For an industry with constantly evolving trends, music's live events have remained surprisingly static since the days of Woodstock. That's about to change.
Just as television relies more and more on live events to drive revenue in the age of instant online availability, the music industry now turns more to concerts and festivals for money. But that doesn't mean that the latest technology is antithetical to the live experience: In fact, music shows are seeing significant new commercial and experiential trends driven by tech, with more on the horizon.
"What we're seeing is that the music festival is becoming one of America's favorite summer pastimes," said Martina Wang, the head of music and entertainment for Eventbrite. "And thanks to technology and a massive mainstream interest, this is the summer of the no-boundaries music festival."
One in five millennials attended a music festival in the past year, according to data provided to CNBC from Eventbrite's Harris Poll. Festivals are especially popular to millennial men and those attending college: 25 percent of college students attend a music festival in the past 12 months, according to the poll.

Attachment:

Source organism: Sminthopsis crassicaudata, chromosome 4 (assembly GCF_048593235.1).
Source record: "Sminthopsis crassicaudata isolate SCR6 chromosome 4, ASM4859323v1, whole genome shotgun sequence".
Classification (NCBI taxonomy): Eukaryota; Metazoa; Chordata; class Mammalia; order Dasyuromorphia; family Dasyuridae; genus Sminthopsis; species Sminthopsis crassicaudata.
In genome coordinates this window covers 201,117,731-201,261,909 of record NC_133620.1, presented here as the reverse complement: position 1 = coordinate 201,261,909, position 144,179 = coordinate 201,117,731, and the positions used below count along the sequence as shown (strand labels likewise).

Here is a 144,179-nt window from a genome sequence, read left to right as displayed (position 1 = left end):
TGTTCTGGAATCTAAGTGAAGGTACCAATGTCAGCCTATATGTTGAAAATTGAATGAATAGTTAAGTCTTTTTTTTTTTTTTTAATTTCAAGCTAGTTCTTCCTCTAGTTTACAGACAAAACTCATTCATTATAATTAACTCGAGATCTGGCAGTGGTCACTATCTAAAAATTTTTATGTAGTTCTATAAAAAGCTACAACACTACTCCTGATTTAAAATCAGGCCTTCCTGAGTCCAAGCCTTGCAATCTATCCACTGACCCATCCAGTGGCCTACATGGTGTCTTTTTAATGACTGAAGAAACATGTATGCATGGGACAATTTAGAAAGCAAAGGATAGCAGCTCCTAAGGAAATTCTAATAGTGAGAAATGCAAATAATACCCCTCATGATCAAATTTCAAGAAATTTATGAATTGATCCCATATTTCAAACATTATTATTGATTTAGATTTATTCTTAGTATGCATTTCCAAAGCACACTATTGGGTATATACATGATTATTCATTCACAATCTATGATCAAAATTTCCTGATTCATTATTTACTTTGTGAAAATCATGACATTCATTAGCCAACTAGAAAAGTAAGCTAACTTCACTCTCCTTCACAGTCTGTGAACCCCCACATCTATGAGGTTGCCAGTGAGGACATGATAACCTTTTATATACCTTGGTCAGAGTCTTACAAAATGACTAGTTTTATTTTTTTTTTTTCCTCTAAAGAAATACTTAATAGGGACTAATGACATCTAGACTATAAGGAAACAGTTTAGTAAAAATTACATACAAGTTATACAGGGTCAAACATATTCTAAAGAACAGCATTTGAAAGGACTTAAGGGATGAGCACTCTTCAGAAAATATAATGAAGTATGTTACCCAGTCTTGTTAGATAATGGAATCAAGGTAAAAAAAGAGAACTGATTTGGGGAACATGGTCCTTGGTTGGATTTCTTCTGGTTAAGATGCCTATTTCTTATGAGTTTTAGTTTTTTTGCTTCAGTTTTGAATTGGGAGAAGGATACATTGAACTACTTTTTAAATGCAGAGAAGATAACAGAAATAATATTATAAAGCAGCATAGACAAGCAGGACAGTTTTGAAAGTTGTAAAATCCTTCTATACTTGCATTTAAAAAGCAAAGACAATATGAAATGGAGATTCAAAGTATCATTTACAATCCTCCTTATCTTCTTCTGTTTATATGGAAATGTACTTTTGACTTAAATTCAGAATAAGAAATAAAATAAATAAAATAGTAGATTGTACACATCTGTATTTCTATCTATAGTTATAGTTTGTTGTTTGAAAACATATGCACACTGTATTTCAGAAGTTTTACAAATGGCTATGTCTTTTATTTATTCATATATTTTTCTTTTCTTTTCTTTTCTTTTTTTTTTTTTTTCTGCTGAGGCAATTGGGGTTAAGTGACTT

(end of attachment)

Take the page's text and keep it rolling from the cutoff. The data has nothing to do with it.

One of the now-broken boundaries is the requirement to actually be at a concert to enjoy it: Live streaming has picked up steam since Coachella first took to YouTube in 2011, and it is increasingly ubiquitous for the major festivals, Wang said.
The popularity of these high-definition streams, which are seeing more eyeballs each year, is driven by the "FOMO effect," Wang explained. FOMO—or "fear of missing out"—is leading millions around the world to tune into a concert the same way they would watch a sporting event. And while many in the industry feared that streaming would cannibalize ticket sales, festivals are actually finding that it serves as an ideal advertisement for future attendees, Wang said.
Last week, Yahoo announced a partnership with Live Nation to stream 365 days of free live concerts.
The biggest trend Eventbrite has noticed in live music events is the steady proliferation of mobile use and social media, Wang said. Serving as a "one-stop shop" for every concert necessity, phones can hold tickets, make payments, arrange GPS-specific meet-ups with friends, and more, she said.
This trend is supported by data from Live Nation Entertainment, which found that concert attendees are using their mobiles more often in nearly every metric: texting more, tweeting more, using Facebook and Twitter more, and taking more photos in 2014 over the previous year. Eventbrite even found that one music genre, electronic dance music, has risen in popularity in part due to the social media savvy of its fanbase.